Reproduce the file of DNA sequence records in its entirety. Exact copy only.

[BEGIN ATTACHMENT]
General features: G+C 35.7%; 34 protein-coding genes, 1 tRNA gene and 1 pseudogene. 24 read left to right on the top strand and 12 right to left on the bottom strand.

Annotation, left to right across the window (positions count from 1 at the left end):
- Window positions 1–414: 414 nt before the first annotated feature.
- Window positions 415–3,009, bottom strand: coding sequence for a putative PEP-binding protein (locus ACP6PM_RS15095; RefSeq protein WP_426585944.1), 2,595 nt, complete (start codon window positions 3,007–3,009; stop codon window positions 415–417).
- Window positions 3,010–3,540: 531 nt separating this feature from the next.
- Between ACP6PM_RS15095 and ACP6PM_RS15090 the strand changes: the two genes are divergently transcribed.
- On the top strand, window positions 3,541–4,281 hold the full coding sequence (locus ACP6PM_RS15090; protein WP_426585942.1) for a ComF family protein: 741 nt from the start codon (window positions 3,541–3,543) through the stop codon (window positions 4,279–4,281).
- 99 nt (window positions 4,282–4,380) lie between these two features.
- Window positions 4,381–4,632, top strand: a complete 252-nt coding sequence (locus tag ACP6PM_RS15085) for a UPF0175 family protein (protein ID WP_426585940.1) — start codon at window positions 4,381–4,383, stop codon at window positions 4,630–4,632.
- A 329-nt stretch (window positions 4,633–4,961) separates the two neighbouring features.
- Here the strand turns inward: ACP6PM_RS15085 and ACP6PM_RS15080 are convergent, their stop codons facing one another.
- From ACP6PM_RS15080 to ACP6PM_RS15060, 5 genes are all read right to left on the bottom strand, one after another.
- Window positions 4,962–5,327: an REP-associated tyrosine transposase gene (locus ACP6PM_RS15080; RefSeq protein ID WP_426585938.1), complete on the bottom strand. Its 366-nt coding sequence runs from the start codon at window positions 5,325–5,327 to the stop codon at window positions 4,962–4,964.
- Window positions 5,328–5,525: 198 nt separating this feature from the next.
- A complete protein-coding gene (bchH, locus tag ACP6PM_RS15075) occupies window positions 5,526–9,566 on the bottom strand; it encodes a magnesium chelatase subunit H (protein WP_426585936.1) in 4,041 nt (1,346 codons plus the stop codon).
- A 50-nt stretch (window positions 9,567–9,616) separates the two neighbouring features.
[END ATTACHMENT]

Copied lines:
General features: G+C 35.7%; 34 protein-coding genes, 1 tRNA gene and 1 pseudogene. 24 read left to right on the top strand and 12 right to left on the bottom strand.

Annotation, left to right across the window (positions count from 1 at the left end):
- Window positions 1–414: 414 nt before the first annotated feature.
- Window positions 415–3,009, bottom strand: coding sequence for a putative PEP-binding protein (locus ACP6PM_RS15095; RefSeq protein WP_426585944.1), 2,595 nt, complete (start codon window positions 3,007–3,009; stop codon window positions 415–417).
- Window positions 3,010–3,540: 531 nt separating this feature from the next.
- Between ACP6PM_RS15095 and ACP6PM_RS15090 the strand changes: the two genes are divergently transcribed.
- On the top strand, window positions 3,541–4,281 hold the full coding sequence (locus ACP6PM_RS15090; protein WP_426585942.1) for a ComF family protein: 741 nt from the start codon (window positions 3,541–3,543) through the stop codon (window positions 4,279–4,281).
- 99 nt (window positions 4,282–4,380) lie between these two features.
- Window positions 4,381–4,632, top strand: a complete 252-nt coding sequence (locus tag ACP6PM_RS15085) for a UPF0175 family protein (protein ID WP_426585940.1) — start codon at window positions 4,381–4,383, stop codon at window positions 4,630–4,632.
- A 329-nt stretch (window positions 4,633–4,961) separates the two neighbouring features.
- Here the strand turns inward: ACP6PM_RS15085 and ACP6PM_RS15080 are convergent, their stop codons facing one another.
- From ACP6PM_RS15080 to ACP6PM_RS15060, 5 genes are all read right to left on the bottom strand, one after another.
- Window positions 4,962–5,327: an REP-associated tyrosine transposase gene (locus ACP6PM_RS15080; RefSeq protein ID WP_426585938.1), complete on the bottom strand. Its 366-nt coding sequence runs from the start codon at window positions 5,325–5,327 to the stop codon at window positions 4,962–4,964.
- Window positions 5,328–5,525: 198 nt separating this feature from the next.
- A complete protein-coding gene (bchH, locus tag ACP6PM_RS15075) occupies window positions 5,526–9,566 on the bottom strand; it encodes a magnesium chelatase subunit H (protein WP_426585936.1) in 4,041 nt (1,346 codons plus the stop codon).
- A 50-nt stretch (window positions 9,567–9,616) separates the two neighbouring features.